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Darwin Correspondence Project

From F. C. Donders   14 July 1872


14 July 1872

My dear and most honoured Sir,—

I am very much obliged for your kind letter, and delayed only to answer, whilst I could not tell you, if I was to come over to England.1 Now I am exceedingly fatigued by practical work, my friend Dr. Snellen, my partner in practice having been obliged to take a rather long holiday, and I feel that after his return—at the 16 of July—I have to spend a few days quietly near the sea, for seeing if I become able to support the fatigues of a Congress (opthalmological) at the 1st. of August in London.2 Certainly, I hope so, and in the case I come in London, I will be most happy to avail my-self of your kind invitation to pass a day in your house and in your family. So we would find plenty time to speak about some physiological questions, if you like to do so. I suppose that my friend Bowman will like very much to come also.3

I think, it is not necessary to tell you again that it will be a pleasure and a great honour to me, at any time, to do for facilitating your physiological studies any thing I am able to do. I am always learning by trying to answer to your questions and I would do it not less by reading over some chapters of your book.—4

With the greatest consideration and sincere attachment | Yours very truly | Donders


Hermann Snellen was an assistant physician at the Netherlands Hospital for Eye Patients (Nederlandsch Gasthuis voor Ooglijders), where Donders was director. The fourth international ophthalmological congress was held in London in early August 1872. Donders attended the congress; his portrait was reproduced as the frontispiece of the Report of the fourth international ophthalmological congress (1873).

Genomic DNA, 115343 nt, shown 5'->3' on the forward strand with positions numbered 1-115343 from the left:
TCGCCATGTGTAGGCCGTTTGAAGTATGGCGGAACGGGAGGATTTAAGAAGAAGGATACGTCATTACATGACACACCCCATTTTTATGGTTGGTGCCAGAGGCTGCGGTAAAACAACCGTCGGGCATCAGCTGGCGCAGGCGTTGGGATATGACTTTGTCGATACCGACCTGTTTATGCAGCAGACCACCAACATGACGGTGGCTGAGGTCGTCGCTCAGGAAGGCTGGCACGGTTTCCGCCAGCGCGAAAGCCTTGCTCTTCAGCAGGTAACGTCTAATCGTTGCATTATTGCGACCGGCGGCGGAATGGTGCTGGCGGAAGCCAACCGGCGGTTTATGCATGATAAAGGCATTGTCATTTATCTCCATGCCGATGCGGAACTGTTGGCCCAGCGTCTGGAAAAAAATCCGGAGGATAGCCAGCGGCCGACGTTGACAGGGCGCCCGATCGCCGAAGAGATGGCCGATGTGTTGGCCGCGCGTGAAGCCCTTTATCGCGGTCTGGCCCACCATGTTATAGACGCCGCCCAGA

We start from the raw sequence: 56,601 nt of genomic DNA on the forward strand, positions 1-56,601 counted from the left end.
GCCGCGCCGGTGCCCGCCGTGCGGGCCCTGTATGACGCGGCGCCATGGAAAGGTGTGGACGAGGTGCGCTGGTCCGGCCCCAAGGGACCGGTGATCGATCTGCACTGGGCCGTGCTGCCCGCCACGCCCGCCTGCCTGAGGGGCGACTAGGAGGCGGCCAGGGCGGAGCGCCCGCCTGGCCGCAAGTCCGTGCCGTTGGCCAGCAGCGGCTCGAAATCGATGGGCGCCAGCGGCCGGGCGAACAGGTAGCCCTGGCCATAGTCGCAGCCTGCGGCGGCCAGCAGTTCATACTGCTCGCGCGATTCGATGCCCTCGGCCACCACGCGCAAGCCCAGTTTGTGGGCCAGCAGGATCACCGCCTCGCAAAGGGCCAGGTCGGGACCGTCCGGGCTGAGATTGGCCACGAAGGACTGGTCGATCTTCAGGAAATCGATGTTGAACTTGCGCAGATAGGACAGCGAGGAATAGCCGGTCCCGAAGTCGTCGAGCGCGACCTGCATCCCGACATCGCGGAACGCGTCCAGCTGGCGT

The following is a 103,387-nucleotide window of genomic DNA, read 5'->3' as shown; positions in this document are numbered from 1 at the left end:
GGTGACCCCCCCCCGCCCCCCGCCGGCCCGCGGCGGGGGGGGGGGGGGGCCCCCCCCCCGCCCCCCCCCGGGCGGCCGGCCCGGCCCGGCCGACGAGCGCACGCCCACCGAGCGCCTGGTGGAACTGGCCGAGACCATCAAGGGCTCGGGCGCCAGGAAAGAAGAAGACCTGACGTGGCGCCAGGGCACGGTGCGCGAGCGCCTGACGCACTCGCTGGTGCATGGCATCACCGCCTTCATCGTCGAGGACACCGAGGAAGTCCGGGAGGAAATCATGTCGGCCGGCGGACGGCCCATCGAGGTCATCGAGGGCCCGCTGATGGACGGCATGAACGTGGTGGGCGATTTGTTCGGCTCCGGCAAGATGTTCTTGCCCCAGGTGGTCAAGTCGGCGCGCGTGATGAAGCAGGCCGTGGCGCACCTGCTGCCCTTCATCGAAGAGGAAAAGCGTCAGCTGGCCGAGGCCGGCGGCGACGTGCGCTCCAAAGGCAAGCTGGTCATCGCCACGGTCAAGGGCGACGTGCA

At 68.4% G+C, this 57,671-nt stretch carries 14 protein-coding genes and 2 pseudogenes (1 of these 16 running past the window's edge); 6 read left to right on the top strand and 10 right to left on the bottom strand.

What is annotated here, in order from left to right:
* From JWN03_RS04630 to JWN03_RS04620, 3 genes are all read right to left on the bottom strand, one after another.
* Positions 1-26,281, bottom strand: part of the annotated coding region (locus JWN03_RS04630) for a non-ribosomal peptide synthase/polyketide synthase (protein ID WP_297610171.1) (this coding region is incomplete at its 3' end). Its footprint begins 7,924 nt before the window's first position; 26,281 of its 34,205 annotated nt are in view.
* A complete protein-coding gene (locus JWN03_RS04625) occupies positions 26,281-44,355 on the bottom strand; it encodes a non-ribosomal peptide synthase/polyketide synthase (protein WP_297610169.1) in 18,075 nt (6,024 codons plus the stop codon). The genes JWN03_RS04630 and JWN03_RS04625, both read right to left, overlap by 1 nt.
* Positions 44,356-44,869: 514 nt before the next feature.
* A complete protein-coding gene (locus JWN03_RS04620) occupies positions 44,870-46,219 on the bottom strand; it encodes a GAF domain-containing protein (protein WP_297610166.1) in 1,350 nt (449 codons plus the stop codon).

CD expected that Donders might visit on either the 30 or 31 July (see letter to J. T. Gulick, 28 July [1872] and n. 3). Donders, however, did not arrive in London until 30 July; he stayed with William Bowman until probably 7 or 8 August (see letter from William Bowman, 31 July 1872). There is no evidence that they made a visit to Down.
Donders had offered to read the proofs of any part of Expression that referred to physiology (see letter from F. C. Donders, 17 April 1872).


Expression: The expression of the emotions in man and animals. By Charles Darwin. London: John Murray. 1872.


Thanks CD for invitation but declines because of his need for a rest instead of coming to England in July.

Repeats his offer to help CD at any time. "I am always learning by trying to answer your questions."

Letter details

Letter no.
Frans Cornelis (Franciscus Cornelius) Donders
Charles Robert Darwin
Sent from
Source of text
DAR 162: 233
Physical description

Please cite as

Darwin Correspondence Project, “Letter no. 8411,” accessed on 20 October 2019,

Also published in The Correspondence of Charles Darwin, vol. 20